Tuesday, April 17, 2007

CMS, Wikis, Using Databases for Websites, and Usability Testing

My final notes from the Web Manager's Academy Preconference - Computers In Libraries 2007

Jeff Wisniewski, of the University of Pittsburgh, offered an overview of Content Management Systems or CMS'. He described what they are, what they do, what the benefits are, why you’d need one and what the benefits would be. Basically, they are web publishing systems. They allow a planned and controlled process for getting multiple authors to publish to a website. They are useful for the obvious reasons - you know, to allow your webmaster to go on vacation.

Interestingly, it turns out that his institution uses the client-based Macromedia Contribute system as a CMS. It’s interesting that I’ve heard several speakers describe Contribute as a CMS. Yet, my own experience with Contribute is that its functionality is similar to that of FrontPage with FrontPage Server Extensions used for website Administration. And I wouldn’t consider that a CMS. But maybe I should. Or perhaps there’s more to Contribute nowadays.

Darlene Fichter highlighted wikis, which are collaborative web authoring tools (Wikipedia is probably the most famous wiki on the web at this point). She noted that wikis are intended to be simple to use, create, and edit. Usually many people create and edit wikis – sometimes they are open to editing by all visitors, in fact. Wikis are uniquely well-suited for group endeavors. She cited the need for openness and trust among collaborators who develop wikis. She also mentioned that wikis are designed to evolve, to be incremental in their development. Wiki pages can link to other wiki pages, even those that are not yet built – creating a kind of place-holder for these other pages (usually the links to pages not yet built are in red). Wikis progress in an observable manner – you can see the changes being made and review the revision history of wiki pages. Wikis are organic in their structure and will evolve and change over time. Darlene mentioned that if your library creates a wiki, you’ll want to assign “wiki gardeners” to ensure that your wiki links and pages are maintained.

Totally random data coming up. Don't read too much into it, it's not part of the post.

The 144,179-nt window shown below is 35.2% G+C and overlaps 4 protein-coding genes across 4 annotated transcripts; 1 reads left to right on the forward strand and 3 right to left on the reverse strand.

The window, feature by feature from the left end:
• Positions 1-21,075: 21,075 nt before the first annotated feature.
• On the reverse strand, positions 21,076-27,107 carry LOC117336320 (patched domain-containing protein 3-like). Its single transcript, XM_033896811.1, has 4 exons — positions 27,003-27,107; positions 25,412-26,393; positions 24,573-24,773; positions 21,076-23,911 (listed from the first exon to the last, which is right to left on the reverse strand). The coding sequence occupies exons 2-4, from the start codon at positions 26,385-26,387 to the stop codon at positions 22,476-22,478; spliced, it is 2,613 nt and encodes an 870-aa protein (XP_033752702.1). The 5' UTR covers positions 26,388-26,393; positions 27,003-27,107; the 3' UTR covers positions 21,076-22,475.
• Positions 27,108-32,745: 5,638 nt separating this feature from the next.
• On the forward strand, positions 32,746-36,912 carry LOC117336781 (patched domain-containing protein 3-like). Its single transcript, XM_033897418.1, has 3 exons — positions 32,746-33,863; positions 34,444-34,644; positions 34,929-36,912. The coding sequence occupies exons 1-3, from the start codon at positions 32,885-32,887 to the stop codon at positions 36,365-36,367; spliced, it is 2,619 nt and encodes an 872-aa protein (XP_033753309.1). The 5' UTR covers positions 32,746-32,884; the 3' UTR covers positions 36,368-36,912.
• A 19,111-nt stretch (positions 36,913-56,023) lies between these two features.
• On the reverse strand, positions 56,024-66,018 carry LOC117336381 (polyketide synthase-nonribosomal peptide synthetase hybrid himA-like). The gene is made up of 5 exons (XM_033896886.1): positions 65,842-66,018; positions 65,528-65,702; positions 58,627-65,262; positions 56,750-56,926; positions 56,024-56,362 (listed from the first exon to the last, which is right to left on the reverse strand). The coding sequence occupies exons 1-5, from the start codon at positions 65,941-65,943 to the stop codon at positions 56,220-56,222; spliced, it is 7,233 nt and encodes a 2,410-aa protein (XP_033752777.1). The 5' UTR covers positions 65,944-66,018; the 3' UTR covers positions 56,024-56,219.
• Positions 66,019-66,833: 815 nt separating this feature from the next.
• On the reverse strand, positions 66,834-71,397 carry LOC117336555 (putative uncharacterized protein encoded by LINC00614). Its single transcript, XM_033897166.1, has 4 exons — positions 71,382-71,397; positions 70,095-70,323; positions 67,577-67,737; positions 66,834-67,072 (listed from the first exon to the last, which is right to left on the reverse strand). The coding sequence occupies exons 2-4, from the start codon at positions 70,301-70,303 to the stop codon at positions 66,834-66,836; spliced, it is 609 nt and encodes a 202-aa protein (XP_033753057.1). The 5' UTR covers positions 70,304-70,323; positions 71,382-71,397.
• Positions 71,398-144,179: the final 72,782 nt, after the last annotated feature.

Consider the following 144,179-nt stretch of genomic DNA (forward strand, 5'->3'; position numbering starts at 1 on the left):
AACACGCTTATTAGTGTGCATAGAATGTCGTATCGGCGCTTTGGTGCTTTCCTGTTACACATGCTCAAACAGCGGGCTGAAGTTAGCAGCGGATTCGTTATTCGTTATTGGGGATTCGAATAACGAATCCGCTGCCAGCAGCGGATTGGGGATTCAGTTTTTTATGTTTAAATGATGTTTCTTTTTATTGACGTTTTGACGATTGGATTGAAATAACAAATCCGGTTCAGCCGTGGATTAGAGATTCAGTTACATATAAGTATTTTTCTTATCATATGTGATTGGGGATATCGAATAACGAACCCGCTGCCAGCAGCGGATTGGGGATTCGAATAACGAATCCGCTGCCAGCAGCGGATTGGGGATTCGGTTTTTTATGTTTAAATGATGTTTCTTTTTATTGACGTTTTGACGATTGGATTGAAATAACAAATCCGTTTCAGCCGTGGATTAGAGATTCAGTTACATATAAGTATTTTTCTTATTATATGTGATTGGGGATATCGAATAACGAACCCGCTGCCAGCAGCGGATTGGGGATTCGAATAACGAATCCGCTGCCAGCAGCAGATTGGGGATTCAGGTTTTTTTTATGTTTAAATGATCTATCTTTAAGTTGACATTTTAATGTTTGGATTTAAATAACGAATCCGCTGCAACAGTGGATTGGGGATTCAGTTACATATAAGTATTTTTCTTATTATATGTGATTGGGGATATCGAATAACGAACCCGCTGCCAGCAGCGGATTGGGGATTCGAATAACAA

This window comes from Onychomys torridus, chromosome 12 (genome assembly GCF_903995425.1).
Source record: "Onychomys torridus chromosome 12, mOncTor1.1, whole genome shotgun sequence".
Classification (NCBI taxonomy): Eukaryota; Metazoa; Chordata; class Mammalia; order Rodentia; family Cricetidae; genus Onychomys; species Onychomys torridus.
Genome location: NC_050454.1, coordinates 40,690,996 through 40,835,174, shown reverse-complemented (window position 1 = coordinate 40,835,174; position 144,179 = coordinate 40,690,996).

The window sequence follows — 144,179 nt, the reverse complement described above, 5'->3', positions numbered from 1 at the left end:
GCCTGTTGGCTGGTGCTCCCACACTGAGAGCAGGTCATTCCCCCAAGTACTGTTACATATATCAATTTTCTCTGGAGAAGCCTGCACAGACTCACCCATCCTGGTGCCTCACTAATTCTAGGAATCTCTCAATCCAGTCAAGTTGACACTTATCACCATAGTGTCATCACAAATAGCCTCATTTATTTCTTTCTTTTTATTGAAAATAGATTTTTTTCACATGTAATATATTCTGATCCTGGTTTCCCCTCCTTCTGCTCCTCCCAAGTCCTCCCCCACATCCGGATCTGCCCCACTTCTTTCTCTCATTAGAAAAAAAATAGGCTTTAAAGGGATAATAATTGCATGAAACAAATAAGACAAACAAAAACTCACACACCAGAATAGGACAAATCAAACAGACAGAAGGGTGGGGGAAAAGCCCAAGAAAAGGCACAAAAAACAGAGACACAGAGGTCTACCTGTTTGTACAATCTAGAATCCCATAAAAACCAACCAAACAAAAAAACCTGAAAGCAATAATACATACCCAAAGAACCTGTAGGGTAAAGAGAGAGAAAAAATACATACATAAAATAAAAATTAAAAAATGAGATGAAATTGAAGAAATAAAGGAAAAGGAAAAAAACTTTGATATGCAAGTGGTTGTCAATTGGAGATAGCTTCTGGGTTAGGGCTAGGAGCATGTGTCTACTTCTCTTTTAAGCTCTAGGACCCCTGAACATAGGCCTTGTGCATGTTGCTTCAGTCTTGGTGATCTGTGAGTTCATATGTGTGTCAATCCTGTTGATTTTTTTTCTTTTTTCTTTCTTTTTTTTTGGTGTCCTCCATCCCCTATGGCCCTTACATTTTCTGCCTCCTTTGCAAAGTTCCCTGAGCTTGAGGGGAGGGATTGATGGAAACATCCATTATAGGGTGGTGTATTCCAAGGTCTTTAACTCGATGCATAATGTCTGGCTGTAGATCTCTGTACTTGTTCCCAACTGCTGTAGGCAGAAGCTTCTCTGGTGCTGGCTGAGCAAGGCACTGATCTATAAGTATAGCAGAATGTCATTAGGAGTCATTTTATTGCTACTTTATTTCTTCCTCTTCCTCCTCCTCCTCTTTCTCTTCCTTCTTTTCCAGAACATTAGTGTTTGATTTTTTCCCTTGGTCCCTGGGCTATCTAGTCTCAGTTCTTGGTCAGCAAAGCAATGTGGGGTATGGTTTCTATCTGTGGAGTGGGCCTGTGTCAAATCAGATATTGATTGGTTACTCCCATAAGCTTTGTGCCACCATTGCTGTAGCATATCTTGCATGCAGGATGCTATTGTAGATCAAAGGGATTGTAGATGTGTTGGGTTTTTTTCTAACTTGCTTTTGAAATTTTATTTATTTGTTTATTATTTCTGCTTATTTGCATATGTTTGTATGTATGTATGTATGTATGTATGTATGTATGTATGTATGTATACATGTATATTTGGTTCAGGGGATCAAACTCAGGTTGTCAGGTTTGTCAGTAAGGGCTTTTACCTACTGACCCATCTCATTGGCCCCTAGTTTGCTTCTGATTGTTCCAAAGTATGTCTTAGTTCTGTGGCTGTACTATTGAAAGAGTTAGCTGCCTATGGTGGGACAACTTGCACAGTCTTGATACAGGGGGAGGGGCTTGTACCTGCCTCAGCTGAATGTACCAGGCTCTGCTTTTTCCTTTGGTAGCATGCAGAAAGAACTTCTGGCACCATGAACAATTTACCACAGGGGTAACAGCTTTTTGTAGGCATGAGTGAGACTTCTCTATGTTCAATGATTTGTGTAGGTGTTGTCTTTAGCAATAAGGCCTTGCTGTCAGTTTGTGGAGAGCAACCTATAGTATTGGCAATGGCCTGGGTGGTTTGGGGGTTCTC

Marshall Breeding spoke about using databases and web services to enhance/empower your website. The key concepts were that you shouldn’t repeat data, but rather put data into databases and leverage those databases by displaying their elements in web pages as needed. Though he showed a dazzling array of examples in which he had built database-backed sites/pages, he told us that creating such things is not technically complex. Though there may be an initial investment in time to learn how to program such things, it is worthwhile because it will allow your library to better meet users' needs via your web presence.

Breeding talked about Service Oriented Architecture (see http://en.wikipedia.org/wiki/Service-oriented_architecture), which is popular in IT and web programming these days. It provides the infrastructure for the behind-the-scenes communication among applications. SOA facilitates data exchange, conversions, lookups, etc. All of the components of SOA are expressed in XML. He then talked about the widespread adoption of web services in many industries, using SOAP – Simple Object Access Protocol -- (http://en.wikipedia.org/wiki/SOAP), the “envelop for XML applications” (supported in all common web environments). He also talked about WDSL – Web Service Description Language (the definition of how the web service operated and the data structures involved, expressed through XML; view an example at http://api.google.com/GoogleSearch.wsdl).

He breezed through these and other complex programming topics more quickly than I could grasp and offered more acronyms than I can do justice to in this blog. If you’re interested in delving into this topic further, try the resources he cited: “Web Services and the Service-Oriented Architecture”, Library Technology Reports 42:3 by Marshall Breeding; “Best Practices for Designing Web Services in the Library Context, by NISO Web Services and Practices Working Group (http://www.niso.org/standards/resources/rp-2006-01.pdf)